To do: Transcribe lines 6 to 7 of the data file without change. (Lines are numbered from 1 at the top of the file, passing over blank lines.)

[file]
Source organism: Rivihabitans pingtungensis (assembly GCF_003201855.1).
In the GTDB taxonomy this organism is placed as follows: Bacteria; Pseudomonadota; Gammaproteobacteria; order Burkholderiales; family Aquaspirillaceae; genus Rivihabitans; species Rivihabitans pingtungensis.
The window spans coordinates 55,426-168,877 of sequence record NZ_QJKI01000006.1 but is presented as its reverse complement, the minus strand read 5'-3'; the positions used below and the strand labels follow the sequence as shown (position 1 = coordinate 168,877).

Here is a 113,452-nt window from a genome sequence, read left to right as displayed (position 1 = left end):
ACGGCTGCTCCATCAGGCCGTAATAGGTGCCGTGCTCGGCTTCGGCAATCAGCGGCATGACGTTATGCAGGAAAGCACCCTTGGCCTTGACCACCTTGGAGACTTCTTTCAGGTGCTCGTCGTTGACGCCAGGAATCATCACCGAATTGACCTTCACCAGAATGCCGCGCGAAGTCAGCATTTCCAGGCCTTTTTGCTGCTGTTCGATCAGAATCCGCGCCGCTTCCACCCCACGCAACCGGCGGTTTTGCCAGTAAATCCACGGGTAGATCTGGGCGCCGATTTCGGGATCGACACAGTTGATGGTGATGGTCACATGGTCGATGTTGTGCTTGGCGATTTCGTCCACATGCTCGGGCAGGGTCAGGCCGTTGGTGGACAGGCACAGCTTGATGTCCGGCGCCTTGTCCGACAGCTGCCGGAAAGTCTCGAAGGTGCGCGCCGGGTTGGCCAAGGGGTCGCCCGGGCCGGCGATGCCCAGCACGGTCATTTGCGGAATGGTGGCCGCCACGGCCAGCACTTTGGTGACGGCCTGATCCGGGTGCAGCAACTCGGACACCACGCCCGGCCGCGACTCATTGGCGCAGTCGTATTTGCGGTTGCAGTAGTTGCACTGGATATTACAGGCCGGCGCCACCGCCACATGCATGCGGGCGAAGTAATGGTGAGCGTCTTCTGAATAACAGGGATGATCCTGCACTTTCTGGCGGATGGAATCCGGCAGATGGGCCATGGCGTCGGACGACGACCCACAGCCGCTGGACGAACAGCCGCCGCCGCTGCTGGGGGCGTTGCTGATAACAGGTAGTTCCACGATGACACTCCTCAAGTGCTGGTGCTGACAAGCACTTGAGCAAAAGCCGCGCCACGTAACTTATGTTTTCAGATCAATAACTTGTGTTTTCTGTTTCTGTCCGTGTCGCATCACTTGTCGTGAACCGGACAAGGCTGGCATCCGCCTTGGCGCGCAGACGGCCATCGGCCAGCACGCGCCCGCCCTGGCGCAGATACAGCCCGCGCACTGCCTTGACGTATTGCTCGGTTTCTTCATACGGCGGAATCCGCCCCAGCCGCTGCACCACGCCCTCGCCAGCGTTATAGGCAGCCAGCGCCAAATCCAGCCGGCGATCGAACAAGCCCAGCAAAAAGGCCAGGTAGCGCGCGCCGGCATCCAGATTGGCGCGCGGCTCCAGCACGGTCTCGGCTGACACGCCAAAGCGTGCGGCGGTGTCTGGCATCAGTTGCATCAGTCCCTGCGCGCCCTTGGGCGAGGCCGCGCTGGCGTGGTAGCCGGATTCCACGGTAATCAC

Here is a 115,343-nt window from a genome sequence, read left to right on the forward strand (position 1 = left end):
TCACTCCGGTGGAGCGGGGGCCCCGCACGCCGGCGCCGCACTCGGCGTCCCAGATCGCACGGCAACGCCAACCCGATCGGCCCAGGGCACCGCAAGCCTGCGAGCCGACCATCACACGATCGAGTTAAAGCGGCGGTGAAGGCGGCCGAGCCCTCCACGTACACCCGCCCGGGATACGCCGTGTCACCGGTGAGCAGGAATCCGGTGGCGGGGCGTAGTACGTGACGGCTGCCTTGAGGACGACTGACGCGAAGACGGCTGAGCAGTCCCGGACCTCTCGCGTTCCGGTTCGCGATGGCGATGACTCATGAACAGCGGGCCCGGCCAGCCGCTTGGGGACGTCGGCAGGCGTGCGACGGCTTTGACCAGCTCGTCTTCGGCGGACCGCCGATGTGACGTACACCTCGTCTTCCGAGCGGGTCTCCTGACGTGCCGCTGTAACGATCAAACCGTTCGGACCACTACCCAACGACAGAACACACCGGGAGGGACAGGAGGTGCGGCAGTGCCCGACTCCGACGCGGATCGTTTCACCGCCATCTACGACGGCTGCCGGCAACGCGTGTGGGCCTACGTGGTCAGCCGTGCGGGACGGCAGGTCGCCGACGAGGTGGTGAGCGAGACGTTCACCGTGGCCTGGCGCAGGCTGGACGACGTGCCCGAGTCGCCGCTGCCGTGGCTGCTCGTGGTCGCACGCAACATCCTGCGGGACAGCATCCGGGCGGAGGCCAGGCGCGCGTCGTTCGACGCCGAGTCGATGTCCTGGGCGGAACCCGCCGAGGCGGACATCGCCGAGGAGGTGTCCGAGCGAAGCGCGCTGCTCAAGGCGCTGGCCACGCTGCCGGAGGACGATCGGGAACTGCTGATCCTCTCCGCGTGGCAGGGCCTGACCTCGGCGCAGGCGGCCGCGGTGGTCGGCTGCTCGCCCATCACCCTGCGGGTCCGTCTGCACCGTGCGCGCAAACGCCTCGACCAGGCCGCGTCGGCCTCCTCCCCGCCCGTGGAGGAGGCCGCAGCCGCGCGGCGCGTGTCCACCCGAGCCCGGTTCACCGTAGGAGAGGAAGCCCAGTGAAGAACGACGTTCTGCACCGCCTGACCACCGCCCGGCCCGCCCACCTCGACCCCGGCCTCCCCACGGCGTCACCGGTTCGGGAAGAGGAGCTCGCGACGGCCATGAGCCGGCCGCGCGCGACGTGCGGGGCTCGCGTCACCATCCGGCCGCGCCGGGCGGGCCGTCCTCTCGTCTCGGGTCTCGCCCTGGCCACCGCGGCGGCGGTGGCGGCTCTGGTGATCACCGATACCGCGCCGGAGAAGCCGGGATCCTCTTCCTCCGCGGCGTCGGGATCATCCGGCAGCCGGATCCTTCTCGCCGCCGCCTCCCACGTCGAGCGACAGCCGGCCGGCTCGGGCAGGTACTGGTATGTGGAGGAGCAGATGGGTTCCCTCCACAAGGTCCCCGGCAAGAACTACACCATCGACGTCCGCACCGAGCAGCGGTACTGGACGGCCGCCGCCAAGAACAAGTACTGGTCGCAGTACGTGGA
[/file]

Here is a 115,343-nt window from a genome sequence, read left to right on the forward strand (position 1 = left end):
TCACTCCGGTGGAGCGGGGGCCCCGCACGCCGGCGCCGCACTCGGCGTCCCAGATCGCACGGCAACGCCAACCCGATCGGCCCAGGGCACCGCAAGCCTGCGAGCCGACCATCACACGATCGAGTTAAAGCGGCGGTGAAGGCGGCCGAGCCCTCCACGTACACCCGCCCGGGATACGCCGTGTCACCGGTGAGCAGGAATCCGGTGGCGGGGCGTAGTACGTGACGGCTGCCTTGAGGACGACTGACGCGAAGACGGCTGAGCAGTCCCGGACCTCTCGCGTTCCGGTTCGCGATGGCGATGACTCATGAACAGCGGGCCCGGCCAGCCGCTTGGGGACGTCGGCAGGCGTGCGACGGCTTTGACCAGCTCGTCTTCGGCGGACCGCCGATGTGACGTACACCTCGTCTTCCGAGCGGGTCTCCTGACGTGCCGCTGTAACGATCAAACCGTTCGGACCACTACCCAACGACAGAACACACCGGGAGGGACAGGAGGTGCGGCAGTGCCCGACTCCGACGCGGATCGTTTCACCGCCATCTACGACGGCTGCCGGCAACGCGTGTGGGCCTACGTGGTCAGCCGTGCGGGACGGCAGGTCGCCGACGAGGTGGTGAGCGAGACGTTCACCGTGGCCTGGCGCAGGCTGGACGACGTGCCCGAGTCGCCGCTGCCGTGGCTGCTCGTGGTCGCACGCAACATCCTGCGGGACAGCATCCGGGCGGAGGCCAGGCGCGCGTCGTTCGACGCCGAGTCGATGTCCTGGGCGGAACCCGCCGAGGCGGACATCGCCGAGGAGGTGTCCGAGCGAAGCGCGCTGCTCAAGGCGCTGGCCACGCTGCCGGAGGACGATCGGGAACTGCTGATCCTCTCCGCGTGGCAGGGCCTGACCTCGGCGCAGGCGGCCGCGGTGGTCGGCTGCTCGCCCATCACCCTGCGGGTCCGTCTGCACCGTGCGCGCAAACGCCTCGACCAGGCCGCGTCGGCCTCCTCCCCGCCCGTGGAGGAGGCCGCAGCCGCGCGGCGCGTGTCCACCCGAGCCCGGTTCACCGTAGGAGAGGAAGCCCAGTGAAGAACGACGTTCTGCACCGCCTGACCACCGCCCGGCCCGCCCACCTCGACCCCGGCCTCCCCACGGCGTCACCGGTTCGGGAAGAGGAGCTCGCGACGGCCATGAGCCGGCCGCGCGCGACGTGCGGGGCTCGCGTCACCATCCGGCCGCGCCGGGCGGGCCGTCCTCTCGTCTCGGGTCTCGCCCTGGCCACCGCGGCGGCGGTGGCGGCTCTGGTGATCACCGATACCGCGCCGGAGAAGCCGGGATCCTCTTCCTCCGCGGCGTCGGGATCATCCGGCAGCCGGATCCTTCTCGCCGCCGCCTCCCACGTCGAGCGACAGCCGGCCGGCTCGGGCAGGTACTGGTATGTGGAGGAGCAGATGGGTTCCCTCCACAAGGTCCCCGGCAAGAACTACACCATCGACGTCCGCACCGAGCAGCGGTACTGGACGGCCGCCGCCAAGAACAAGTACTGGTCGCAGTACGTGGA